Static and Dynamic Balance Disorders in Patients With Rheumatoid Arthritis and Relationships With Lower Extremity Function and Deformities: A Prospective Controlled Study
Canan Şanal TOPRAK1, Mehmet Tuncay DURUÖZ2, Osman Hakan GÜNDÜZ3
1Department of Physical Medicine and Rehabilitation, Marmara University School of Medicine, İstanbul, Turkey
2Department of Physical Medicine and Rehabilitation, Division of Rheumatology, Marmara University School of Medicine, İstanbul, Turkey
3Department of Physical Medicine and Rehabilitation, Division of Algology, Marmara University School of Medicine, İstanbul, Turkey
Keywords: Balance disorder; foot deformity; functional status; rheumatoid arthritis
Objectives: This study aims to evaluate the static and dynamic balance disorders of patients with rheumatoid arthritis (RA) and to disclose the relationships with clinical, functional, and radiological findings of lower extremities.
Patients and methods: A total of 81 patients with RA (15 males, 66 females; mean age 48.9±10.4 years; range 22 to 67 years) were compared with 84 age and sex-matched healthy controls (14 males, 70 females; mean age 45.9±12.1 years; range 24 to 70 years). Radiographic assessments of feet were performed to evaluate the presence of pes planus, hallux valgus, metatarsus primus varus, and splaying foot deformities. Foot functions of patients were determined with Foot and Ankle Outcome Score. The balance disorders of the subjects were evaluated with three static (modified clinical test of sensory interaction and balance, unilateral stance, weight bearing squat) and three dynamic (step-up-and-over, sit-to-stand, tandem walk) balance tests via the ‘Neurocom Balance Master’ device.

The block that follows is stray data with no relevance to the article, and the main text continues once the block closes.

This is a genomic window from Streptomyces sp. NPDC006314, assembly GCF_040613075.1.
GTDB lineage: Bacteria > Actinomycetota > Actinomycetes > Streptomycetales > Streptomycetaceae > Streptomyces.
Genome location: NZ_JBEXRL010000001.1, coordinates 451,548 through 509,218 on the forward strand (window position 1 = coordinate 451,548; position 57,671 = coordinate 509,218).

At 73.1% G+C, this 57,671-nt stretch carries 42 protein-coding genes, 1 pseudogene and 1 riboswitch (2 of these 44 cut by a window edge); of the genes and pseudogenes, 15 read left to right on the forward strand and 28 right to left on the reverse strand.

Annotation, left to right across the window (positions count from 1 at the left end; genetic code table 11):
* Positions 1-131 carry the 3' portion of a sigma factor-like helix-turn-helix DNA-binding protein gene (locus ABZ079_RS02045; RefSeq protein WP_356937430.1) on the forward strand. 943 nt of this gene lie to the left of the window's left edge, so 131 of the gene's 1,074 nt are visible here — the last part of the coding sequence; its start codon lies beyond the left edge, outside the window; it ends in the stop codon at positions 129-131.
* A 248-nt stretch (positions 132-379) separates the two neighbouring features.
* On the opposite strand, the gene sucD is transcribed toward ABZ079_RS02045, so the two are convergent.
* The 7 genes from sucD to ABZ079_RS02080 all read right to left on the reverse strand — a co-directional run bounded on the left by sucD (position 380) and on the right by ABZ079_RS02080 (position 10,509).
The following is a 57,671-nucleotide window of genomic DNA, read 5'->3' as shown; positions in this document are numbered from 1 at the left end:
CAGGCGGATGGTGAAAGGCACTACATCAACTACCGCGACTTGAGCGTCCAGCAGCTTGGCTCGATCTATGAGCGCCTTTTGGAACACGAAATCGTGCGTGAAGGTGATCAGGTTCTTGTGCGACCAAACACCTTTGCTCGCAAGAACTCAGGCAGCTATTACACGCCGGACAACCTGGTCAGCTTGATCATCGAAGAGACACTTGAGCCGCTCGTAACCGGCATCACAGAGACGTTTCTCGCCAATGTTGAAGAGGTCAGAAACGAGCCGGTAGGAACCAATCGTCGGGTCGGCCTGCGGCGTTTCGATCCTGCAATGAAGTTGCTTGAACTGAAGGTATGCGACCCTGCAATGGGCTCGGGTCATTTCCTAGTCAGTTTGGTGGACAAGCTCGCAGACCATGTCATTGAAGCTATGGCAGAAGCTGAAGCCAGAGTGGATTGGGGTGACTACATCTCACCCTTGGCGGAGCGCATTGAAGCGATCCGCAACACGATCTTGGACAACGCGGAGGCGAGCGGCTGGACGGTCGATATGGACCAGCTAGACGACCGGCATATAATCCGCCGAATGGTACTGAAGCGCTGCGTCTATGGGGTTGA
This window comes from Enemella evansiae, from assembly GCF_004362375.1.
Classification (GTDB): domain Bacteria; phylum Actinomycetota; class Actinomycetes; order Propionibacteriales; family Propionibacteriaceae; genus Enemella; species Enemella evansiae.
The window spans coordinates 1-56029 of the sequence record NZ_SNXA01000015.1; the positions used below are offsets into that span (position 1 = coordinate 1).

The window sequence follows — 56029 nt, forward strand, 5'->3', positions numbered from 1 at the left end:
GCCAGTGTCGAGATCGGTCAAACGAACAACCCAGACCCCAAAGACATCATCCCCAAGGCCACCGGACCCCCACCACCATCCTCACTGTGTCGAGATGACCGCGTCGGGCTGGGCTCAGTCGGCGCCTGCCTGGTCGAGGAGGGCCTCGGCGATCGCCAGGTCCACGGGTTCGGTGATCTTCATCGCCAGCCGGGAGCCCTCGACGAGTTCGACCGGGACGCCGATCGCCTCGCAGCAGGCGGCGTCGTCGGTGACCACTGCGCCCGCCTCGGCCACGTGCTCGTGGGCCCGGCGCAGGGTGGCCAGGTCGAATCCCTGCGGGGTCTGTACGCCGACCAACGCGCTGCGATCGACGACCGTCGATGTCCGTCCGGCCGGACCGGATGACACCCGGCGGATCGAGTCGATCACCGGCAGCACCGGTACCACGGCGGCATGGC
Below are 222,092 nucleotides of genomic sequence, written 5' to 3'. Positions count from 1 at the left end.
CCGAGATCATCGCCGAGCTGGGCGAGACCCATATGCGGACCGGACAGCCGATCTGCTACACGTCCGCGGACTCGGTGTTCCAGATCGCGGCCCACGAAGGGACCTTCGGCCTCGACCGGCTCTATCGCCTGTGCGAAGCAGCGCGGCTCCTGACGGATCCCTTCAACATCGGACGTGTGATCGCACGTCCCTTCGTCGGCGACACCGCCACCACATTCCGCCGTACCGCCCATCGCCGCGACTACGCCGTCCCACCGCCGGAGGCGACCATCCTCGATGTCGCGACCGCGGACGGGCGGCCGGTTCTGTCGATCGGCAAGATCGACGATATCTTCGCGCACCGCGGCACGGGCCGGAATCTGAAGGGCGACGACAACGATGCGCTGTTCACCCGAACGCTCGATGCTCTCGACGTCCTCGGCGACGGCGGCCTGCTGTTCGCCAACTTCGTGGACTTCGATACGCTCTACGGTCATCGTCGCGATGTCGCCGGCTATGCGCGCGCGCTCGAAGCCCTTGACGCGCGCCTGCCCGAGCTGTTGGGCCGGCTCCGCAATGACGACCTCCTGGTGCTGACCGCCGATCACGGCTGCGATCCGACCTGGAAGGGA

Results: Rheumatoid arthritis patients had significantly higher sway velocity in unilateral stance and modified clinical test of sensory interaction and balance tests, higher step width and lower speed when walking on a line, lower rising index and higher movement time in step-up-and-over test compared to healthy controls (p<0.05). Performances on the sit-to-stand and weight bearing squat tests were comparable between both groups. Of the patients, although 61% had hallux valgus, 52% had metatarsus primus varus, 33% had pes planus, and 26% had splaying foot, these deformities were not correlated with Foot and Ankle Outcome Score or balance disorders. Presence of swollen joint was determined as the most relevant factor for balance disorders of RA patients.
Conclusion: Patients with RA may have increased risk for balance disorders due to cumulative effect of the lower extremity impairments seen in the course of disease.
Citation: Şanal Toprak C, Duruöz MT, Gündüz OH. Static and Dynamic Balance Disorders in Patients With Rheumatoid Arthritis and Relationships With Lower Extremity Function and Deformities: A Prospective Controlled Study. Arch Rheumatol 2018;33(3):328-334
The authors declared no conflicts of interest with respect to the authorship and/or publication of this article.
The authors received no financial support for the research and/or authorship of this article.